Now this is very significant because, if this commandment is just about perjury, then we’re off the hook!  We would never lie on the witness stand.  Therefore, we can very self-righteously point to those who lie before the court… We can wag our fingers at them and decry their “bearing false witness.”

But what if this commandment covers ALL kinds malicious or dishonest speech?  What if God is just as concerned about slander, or telling half-truths, or defamation of character, or misrepresentation of the facts, or even idle gossip – as he is with perjury?  That’s a completely different matter!

We may not be guilty of perjury, but every one of here this morning is guilty of “insincere, frivolous, or empty speech?”  And whether we realize it or not, our “lesser” forms of breaking this commandment can have devastating consequences.

No one here this morning would ever pick up a knife and stab someone in the back, but we wouldn’t think twice about using cutting words or gossip – words that can cause deep and lasting wounds in others.  Yes, every one of us is guilty of breaking this commandment.

Just like the other nine commandments, there are countless ways to break this one.  William Barclay lists at least eight different kinds of lies:

  1. Lies that come from malice towards others
  2. Lies that result from fear (like the boy in Lakeland)
  3. Lies for profit (“the end justifies the means” or the way the cigarette companies lied about the health risks of tobacco for so many decades)
  4. Lies of silence (the Old Testament also condemned FAILING to give testimony)
  5. Lies of boasting (don’t we all do that – “fish stories”)
  6. Lies based on half-truths (politicians are all guilty of this, as are we)
  7. Lying to ourselves (self-deception, we won’t own up to the truth)
  8. Most seriously, Lying to God (as if we could!) Martin Luther, the Protestant Reformer, taught that thefirst principle of prayer was “Don’t lie to God.”

You see, we lie all the time, and by doing so, we are breaking the Ninth Commandment. God is right in condemning “bearing false witness” because lying has serious consequences – both for ourselves and for others.

By this point in our series, you should have been able to detect a pattern.  The Old Testament Law warns, “Thou shalt not…” The New Testament equivalent teaching takes the negative command and turns it into a positive challenge for living:

  • Don’t just refrain from worshiping idols, but devote yourself to worshiping God in spirit and in truth.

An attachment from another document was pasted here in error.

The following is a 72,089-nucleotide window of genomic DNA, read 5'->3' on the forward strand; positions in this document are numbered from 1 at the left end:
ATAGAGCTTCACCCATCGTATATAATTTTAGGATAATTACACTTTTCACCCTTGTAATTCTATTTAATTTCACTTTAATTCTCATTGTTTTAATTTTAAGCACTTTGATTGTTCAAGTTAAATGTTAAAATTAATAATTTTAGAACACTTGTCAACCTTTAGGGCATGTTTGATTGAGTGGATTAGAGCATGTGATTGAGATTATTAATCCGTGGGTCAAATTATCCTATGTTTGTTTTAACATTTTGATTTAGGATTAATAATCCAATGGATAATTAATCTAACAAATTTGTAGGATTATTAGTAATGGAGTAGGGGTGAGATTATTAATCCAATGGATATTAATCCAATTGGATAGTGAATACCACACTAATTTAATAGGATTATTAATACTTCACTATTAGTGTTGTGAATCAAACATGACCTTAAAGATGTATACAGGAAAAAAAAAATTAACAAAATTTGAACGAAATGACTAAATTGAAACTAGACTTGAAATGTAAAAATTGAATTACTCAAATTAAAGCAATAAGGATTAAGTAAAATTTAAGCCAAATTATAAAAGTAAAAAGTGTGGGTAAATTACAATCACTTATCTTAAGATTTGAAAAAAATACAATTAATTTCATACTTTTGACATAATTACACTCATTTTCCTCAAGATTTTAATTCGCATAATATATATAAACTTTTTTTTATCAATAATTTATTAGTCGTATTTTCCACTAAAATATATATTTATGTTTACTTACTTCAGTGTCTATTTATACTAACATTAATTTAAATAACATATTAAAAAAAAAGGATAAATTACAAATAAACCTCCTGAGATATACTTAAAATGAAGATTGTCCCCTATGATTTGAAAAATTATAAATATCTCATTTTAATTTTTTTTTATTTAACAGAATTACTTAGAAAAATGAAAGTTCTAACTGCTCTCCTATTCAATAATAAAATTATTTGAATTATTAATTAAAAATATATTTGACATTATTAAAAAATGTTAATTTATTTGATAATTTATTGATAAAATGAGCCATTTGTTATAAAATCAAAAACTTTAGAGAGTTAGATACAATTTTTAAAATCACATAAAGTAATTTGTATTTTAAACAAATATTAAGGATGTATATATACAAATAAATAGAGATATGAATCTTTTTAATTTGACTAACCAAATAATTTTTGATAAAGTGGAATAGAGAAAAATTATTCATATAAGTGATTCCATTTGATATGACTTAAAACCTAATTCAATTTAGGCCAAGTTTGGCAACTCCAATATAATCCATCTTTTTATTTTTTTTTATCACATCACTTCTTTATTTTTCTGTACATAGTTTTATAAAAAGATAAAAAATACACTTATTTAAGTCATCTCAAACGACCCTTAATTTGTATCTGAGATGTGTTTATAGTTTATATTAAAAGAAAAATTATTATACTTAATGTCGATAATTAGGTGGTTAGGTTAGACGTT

• Don’t let hate lead you to murder, instead love your enemies and pray for them.
  • Don’t just keep from taking from others, but have a heart of generosity towards others.
  • Don’t just not cheat on your spouse, but do everything in your power to build up your relationship.

You see how is works?

The same is true this week. The Old Testament says, “Don’t bear false witness.”  But the New Testament counters, “It’s not enough to refrain from lying, we must use our words to build up others…”  Not just, “Don’t lie,” – instead, “Always speak the truth!”

Listen again to the scripture from Ephesians:  “Putting away falsehood let all of us speak the truth to our neighbors, for we are members of one another…  Let no evil talk come out of your mouths, but only what is useful for building up…” 

And James puts it in plain and simple terms:  “No one can tame the tongue – a restless evil, full of deadly poison.  With it we bless the Lord and Father, and with it we curse those who are made in the likeness of God.  From the same mouth come blessing and cursing.  My brothers and sisters, this ought not be so.  Does a spring pour forth from the same opening both fresh and brackish water?”

Friends, what comes out of you mouth?  Fresh or brackish water?  Truth or lies?

When you get right down to it, that’s what the Ninth Commandment asks us:  Does what you say about others – in court or in conversation – build up, or tear down?

You see, it’s not enough NOT to lie.  We need to be people of the Truth – or we’ll pay the consequences.

Prayer

Forgive us, Lord, for the damage we do to others, to ourselves, and to our relationship with you when we fail to speak and live by the Truth.  We pray this in the name of the One who is the Way, the Truth, and the Life, Jesus Christ.  Amen.